Lines were short or nonexistent on Election Day. Here, Mark Twain Leadership Vanguard, in Oak Cliff. Bret Redman

Politics & Government

One More Look at Campaign Finance Reports Before Election Day

Incumbents are out-raising their challengers, which wasn't the case a month ago. Get informed and go vote on Saturday.

Are you going to vote Saturday? Not many people are. But you’re not many people. You’re you. You’re on this stuff. You’ve read all about Mayor Eric Johnson. The mayor, isolated for much of his first two years on the council, is not on the ballot. But he’s inserted himself into several races in an apparent effort to bring some allies into City Hall. You’ve learned what, exactly, those confusingly worded city of Dallas ballot propositions mean. You know those campaign mailers about defunding the police are a lot of noise without much substance. You know a lot’s at stake, from the future of public transit to the city’s environmental health to building permits to basic infrastructure. A lot of federal money is also coming our way, and it’s the City Council that will decide how to spend it. You know where the candidates are getting their campaign money, and whether they’re getting it the right way.

You’re ready to head to the polling location of your choice. But before you go, below there are just a few more observations from the latest campaign finance reports filed by City Council candidates.

I’ve already written about the most notable thing to emerge from these filings, which track candidates’ fundraising and spending between March 23 and April 21. They essentially turn upside down what seemed to be happening earlier this campaign season, when several candidates going up against incumbents were neck-and-neck in fundraising. Now those sitting council members are comfortably raking in more campaign contributions. At least two of them, council members Jaime Resendez in southeast Dallas and Adam Bazaldua in South Dallas and Fair Park, notably enjoyed fundraising boosts after the mayor endorsed their opponents.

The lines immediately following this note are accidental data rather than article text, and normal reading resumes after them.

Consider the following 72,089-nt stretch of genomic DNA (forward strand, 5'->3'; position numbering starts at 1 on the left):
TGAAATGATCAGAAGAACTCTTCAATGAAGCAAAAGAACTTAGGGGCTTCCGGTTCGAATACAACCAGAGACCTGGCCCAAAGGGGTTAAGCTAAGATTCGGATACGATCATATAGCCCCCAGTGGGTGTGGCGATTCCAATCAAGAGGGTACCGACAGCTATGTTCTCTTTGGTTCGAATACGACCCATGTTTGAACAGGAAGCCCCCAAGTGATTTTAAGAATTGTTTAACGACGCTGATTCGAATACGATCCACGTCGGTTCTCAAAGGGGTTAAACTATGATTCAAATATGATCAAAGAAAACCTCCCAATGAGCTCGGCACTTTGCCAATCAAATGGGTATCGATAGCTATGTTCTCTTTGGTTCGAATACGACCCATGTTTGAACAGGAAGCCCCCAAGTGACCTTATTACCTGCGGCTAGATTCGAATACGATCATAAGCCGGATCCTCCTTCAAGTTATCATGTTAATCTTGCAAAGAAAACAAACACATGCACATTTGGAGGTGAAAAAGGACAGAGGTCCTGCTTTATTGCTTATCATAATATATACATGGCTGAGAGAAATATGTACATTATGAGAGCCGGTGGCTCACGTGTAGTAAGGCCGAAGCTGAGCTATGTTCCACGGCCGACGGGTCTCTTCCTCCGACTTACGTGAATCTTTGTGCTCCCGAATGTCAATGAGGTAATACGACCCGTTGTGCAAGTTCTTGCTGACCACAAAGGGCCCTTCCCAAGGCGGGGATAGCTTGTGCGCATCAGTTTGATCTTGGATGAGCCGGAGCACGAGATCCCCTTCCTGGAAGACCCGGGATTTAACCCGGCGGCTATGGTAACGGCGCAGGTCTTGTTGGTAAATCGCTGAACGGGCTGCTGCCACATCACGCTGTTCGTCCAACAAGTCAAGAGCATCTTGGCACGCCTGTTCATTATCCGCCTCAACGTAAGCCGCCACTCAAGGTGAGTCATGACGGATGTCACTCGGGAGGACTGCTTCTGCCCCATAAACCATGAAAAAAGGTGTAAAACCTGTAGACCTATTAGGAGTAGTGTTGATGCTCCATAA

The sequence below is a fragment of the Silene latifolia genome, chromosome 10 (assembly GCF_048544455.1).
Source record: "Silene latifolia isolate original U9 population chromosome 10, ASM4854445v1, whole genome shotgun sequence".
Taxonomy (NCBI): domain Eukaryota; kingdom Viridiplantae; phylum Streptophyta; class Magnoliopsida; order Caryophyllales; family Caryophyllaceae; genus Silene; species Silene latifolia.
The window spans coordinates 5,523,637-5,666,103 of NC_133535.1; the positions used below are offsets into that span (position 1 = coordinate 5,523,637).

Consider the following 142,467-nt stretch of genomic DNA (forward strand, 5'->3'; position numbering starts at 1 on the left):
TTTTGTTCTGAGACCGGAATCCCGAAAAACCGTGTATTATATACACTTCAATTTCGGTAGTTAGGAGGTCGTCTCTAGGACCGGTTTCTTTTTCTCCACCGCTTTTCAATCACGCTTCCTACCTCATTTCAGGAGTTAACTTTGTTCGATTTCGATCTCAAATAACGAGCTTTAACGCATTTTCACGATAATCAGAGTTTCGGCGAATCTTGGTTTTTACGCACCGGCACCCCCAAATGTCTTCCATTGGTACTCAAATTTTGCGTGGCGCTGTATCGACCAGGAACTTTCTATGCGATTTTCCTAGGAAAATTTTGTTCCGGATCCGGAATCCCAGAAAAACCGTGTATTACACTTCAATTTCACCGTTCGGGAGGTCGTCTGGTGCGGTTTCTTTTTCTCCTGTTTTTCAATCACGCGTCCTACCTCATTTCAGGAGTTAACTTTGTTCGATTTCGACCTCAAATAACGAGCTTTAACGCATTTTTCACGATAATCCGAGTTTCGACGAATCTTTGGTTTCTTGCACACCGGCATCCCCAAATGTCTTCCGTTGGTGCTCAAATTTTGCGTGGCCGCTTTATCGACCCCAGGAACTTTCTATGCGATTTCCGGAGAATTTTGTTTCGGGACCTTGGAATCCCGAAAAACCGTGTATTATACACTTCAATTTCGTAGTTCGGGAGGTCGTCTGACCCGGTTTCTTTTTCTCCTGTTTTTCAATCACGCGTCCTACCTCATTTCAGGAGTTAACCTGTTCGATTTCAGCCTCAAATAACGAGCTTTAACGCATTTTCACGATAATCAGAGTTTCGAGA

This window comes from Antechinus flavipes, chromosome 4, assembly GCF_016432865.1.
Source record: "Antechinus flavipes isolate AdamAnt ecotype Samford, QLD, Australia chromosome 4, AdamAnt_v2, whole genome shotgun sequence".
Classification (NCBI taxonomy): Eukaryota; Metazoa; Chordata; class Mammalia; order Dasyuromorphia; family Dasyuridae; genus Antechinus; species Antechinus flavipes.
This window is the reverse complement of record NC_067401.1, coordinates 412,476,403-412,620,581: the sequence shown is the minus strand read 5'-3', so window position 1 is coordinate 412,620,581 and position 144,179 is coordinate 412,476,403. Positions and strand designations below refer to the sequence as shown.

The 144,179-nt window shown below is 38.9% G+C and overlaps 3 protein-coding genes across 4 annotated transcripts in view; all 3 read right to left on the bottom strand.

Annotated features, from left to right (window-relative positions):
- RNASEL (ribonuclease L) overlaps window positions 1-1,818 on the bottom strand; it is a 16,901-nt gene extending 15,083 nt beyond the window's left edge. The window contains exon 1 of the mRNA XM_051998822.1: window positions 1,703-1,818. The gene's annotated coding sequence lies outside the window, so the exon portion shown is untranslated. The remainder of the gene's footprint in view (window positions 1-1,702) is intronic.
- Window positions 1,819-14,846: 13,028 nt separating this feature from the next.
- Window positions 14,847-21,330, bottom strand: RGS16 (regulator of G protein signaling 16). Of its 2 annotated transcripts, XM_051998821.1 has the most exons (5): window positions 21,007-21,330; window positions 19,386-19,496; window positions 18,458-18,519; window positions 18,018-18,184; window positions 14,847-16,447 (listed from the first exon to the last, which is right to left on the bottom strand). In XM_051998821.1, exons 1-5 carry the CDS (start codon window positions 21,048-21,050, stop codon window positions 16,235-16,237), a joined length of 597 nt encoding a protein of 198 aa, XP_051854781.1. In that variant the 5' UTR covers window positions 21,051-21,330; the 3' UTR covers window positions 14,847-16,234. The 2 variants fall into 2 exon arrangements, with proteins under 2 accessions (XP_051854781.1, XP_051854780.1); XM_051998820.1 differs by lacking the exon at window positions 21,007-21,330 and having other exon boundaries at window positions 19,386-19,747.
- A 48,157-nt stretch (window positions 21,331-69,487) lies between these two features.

And in District 14, Councilman David Blewett has pulled ahead of his two challengers in fundraising, bringing in more than $80,000 in a month. Compare that to Paul Ridley’s $16,600 and the nearly $62,000 collected by Elizabeth Viney, who continues to draw an unusually high number of contributions from individual donors listing out-of-state addresses. (She particularly appears to have deep connections in Lafayette, La, where donors accounted for 16 of her maximum $1,000 donations.) Here are some other odds and ends and notable donors.

  • Various members of the Deason family (Doug and Darwin are major Republican fundraisers) have continued to inject money into several races, donating the maximum $1,000 allowed by individuals to candidates including Sana Syed (District 2), Donald Parish (7), and Barry Wernick (11). That follows previous donations to Leland Burk (District 13) and Elizabeth Viney (14), as well as District 5 challenger Yolanda Williams and District 12 incumbent Cara Mendelsohn.
  • Family members of the late Trammell Crow, founder of the major real estate development company, spread more than $60,000 among incumbents Paula Blackmon (District 9), Chad West (1), David Blewett (14), Adam McGough (10), Adam Bazaldua (7), Cara Mendelsohn (12), and Casey Thomas (3). Various Crows also donated to Leland Burk, who continues to raise just a whole lot of dough (more than $100,000) in his bid for the District 13 seat being left open by a term-limited Jennifer Staubach Gates. The campaigns of candidates Jesse Moreno (2) and Jaynie Schultz (12) also got some Crow money.
  • The political action committee of the Dallas Police Association donated $1,000 to Sana Syed, who was endorsed by the PAC in District 2, and $500 to Councilman Adam McGough. Although the union hasn’t formally endorsed incumbents Chad West, Jaime Resendez, Casey Thomas, and Tennell Atkins, they each got $500 from the PAC. The donation to Resendez is especially notable, as he’s been portrayed (inaccurately) in campaign mailers for wanting to “defund” the police department.
  • The Real Estate Council’s PAC gave $2,500 to every incumbent who isn’t out on term limits except for Casey Thomas, who does have TREC’s endorsement. It also donated to candidates Jesse Moreno, Leland Burk, and Barry Wernick.
  • Mayor Eric Johnson, listing a PO box address used by his legislative campaign, gave $1,000 each to two incumbents, Cara Mendelsohn and Adam McGough, and to the two candidates he has endorsed: Yolanda Williams and Donald Parish Jr.

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